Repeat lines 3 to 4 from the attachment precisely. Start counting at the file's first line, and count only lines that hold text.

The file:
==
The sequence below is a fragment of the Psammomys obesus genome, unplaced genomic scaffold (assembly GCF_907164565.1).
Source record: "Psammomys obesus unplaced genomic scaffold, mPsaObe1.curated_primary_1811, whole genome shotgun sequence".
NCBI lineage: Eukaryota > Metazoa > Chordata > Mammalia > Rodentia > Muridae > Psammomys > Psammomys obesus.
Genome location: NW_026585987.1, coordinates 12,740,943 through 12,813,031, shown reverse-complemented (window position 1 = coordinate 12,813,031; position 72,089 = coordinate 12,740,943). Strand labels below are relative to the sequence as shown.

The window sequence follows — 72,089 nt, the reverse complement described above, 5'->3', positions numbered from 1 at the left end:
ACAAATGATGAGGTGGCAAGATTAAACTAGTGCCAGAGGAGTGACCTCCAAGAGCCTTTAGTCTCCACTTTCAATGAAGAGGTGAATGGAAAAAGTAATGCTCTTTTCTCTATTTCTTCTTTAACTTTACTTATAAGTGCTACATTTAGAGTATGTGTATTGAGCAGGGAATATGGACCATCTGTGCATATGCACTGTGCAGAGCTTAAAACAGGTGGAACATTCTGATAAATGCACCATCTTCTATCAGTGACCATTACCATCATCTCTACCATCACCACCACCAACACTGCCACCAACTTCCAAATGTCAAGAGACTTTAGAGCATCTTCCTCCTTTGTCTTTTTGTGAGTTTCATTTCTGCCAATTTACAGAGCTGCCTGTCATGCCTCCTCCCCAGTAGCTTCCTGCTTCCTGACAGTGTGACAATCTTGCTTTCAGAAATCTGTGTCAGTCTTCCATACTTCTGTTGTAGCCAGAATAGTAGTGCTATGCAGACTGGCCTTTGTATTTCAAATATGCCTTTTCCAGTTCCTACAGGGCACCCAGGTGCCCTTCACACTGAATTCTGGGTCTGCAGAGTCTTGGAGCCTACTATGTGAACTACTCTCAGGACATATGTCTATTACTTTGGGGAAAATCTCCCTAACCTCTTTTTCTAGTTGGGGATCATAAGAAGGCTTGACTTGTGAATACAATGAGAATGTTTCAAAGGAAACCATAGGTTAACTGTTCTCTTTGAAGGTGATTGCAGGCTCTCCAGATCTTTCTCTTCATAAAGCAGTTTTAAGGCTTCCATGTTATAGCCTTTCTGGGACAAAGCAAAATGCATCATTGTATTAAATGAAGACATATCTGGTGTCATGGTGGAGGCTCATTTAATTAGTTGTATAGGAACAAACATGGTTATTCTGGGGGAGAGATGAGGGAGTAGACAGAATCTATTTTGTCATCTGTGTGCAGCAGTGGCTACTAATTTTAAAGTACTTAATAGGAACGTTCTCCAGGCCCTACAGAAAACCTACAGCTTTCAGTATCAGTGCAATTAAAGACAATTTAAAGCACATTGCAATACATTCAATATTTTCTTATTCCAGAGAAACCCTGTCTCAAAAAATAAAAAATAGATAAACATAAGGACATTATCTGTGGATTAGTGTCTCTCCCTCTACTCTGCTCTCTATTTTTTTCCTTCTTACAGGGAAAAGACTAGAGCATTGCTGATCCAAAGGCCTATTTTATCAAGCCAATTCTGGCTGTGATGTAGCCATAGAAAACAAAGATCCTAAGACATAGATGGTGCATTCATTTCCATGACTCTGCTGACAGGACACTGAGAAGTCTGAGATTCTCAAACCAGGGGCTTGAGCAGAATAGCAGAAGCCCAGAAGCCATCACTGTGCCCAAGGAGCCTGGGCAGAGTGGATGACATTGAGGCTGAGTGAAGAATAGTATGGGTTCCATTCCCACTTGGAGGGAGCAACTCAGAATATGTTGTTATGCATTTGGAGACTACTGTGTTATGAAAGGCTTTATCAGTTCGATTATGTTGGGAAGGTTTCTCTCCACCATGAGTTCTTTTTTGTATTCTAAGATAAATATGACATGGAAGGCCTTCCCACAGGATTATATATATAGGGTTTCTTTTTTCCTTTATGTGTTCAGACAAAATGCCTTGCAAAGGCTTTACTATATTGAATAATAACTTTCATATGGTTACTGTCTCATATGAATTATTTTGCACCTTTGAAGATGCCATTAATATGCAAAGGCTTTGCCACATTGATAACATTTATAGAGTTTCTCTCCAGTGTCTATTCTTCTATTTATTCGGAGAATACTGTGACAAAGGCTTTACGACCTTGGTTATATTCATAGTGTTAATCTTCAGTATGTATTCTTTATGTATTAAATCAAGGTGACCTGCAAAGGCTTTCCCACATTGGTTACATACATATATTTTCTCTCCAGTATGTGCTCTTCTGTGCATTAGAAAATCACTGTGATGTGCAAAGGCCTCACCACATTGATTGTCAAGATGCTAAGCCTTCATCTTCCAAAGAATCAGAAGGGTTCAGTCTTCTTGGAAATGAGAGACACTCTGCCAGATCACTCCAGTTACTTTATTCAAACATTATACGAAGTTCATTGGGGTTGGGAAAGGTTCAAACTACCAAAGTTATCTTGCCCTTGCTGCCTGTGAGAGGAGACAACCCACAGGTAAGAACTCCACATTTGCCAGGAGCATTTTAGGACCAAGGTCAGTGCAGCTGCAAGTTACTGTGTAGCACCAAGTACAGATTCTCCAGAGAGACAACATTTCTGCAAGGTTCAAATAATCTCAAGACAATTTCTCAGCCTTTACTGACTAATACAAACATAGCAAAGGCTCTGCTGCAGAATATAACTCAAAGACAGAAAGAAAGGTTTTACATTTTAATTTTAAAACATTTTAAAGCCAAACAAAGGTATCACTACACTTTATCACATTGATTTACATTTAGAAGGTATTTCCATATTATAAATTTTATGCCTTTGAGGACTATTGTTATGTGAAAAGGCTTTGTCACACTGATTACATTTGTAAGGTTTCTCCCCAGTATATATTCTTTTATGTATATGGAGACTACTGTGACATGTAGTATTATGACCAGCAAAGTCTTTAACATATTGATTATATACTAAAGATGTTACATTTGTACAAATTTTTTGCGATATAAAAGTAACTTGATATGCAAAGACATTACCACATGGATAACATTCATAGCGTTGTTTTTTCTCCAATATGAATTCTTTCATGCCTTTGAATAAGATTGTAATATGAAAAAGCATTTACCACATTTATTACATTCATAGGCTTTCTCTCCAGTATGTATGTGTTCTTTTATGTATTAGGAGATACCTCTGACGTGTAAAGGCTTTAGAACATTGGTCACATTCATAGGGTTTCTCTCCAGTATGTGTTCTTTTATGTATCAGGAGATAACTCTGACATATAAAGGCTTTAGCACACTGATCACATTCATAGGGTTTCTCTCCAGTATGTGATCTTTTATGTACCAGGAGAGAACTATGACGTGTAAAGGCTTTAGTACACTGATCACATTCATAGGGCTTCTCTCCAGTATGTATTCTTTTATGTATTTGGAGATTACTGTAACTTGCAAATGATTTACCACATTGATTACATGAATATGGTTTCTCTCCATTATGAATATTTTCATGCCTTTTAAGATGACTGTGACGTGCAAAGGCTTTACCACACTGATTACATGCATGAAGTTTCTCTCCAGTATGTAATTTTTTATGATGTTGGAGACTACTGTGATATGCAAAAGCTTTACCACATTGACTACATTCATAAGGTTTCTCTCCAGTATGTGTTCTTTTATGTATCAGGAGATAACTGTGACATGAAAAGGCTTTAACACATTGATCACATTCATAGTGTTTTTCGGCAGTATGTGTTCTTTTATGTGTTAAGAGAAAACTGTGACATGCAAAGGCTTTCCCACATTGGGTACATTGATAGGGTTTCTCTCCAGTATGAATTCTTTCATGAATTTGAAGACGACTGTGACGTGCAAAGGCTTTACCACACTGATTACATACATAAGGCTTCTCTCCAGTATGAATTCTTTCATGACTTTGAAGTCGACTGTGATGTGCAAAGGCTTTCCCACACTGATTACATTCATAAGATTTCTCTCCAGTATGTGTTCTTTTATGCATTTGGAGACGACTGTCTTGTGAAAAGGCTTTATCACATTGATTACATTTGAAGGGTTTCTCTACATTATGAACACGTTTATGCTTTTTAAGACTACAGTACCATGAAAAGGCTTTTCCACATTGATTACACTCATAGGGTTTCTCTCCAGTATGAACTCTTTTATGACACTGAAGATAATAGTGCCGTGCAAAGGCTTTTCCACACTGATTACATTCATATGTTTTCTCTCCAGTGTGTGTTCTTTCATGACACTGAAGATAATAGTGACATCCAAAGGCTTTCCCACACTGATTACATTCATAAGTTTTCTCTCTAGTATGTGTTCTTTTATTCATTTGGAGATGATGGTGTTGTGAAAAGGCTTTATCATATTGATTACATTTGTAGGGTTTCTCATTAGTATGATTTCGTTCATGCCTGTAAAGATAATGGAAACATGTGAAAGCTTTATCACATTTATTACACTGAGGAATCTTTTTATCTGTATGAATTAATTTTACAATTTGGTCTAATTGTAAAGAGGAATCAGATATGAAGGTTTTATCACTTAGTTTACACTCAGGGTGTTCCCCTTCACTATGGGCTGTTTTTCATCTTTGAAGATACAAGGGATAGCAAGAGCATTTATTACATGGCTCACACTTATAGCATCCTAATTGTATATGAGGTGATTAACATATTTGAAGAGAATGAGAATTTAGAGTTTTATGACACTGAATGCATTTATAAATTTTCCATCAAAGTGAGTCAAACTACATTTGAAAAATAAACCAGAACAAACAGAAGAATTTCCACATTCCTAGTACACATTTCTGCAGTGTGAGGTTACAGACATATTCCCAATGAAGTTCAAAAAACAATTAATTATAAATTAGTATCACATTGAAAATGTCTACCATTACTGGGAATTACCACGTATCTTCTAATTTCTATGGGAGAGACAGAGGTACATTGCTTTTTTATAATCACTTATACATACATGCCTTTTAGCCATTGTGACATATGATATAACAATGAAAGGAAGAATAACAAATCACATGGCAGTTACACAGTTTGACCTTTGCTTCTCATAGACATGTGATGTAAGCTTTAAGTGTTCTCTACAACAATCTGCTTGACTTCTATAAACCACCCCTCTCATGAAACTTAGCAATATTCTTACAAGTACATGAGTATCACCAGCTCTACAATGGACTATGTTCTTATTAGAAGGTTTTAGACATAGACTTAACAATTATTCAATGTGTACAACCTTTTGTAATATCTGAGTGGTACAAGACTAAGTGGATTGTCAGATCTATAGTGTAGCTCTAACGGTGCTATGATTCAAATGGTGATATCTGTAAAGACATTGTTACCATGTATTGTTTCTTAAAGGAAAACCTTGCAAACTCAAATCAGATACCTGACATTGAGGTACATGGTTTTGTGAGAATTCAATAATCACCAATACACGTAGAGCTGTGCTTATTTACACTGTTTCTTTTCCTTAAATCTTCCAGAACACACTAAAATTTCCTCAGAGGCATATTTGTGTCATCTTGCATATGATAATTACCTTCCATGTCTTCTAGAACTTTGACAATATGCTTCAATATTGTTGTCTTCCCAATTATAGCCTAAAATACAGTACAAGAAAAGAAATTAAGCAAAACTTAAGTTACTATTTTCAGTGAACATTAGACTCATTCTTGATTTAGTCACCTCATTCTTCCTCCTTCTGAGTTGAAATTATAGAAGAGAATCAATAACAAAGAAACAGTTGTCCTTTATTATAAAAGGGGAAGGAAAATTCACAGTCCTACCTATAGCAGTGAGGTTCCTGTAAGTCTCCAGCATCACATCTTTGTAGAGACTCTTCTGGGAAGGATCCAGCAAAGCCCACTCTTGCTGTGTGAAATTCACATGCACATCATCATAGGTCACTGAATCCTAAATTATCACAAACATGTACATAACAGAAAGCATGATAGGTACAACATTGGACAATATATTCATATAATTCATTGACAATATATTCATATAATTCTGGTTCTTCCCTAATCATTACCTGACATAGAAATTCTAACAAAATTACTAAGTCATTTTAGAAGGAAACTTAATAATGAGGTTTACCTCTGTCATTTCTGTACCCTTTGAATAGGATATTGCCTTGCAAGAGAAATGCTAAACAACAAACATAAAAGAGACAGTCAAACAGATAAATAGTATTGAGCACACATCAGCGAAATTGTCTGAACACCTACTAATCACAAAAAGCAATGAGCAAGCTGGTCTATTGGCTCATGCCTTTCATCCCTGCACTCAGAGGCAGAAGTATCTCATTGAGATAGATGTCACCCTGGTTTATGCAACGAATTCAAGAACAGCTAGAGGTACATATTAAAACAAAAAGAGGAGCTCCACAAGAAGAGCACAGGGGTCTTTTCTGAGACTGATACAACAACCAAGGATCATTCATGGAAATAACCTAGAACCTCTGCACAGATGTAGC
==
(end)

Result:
NCBI lineage: Eukaryota > Metazoa > Chordata > Mammalia > Rodentia > Muridae > Psammomys > Psammomys obesus.
Genome location: NW_026585987.1, coordinates 12,740,943 through 12,813,031, shown reverse-complemented (window position 1 = coordinate 12,813,031; position 72,089 = coordinate 12,740,943). Strand labels below are relative to the sequence as shown.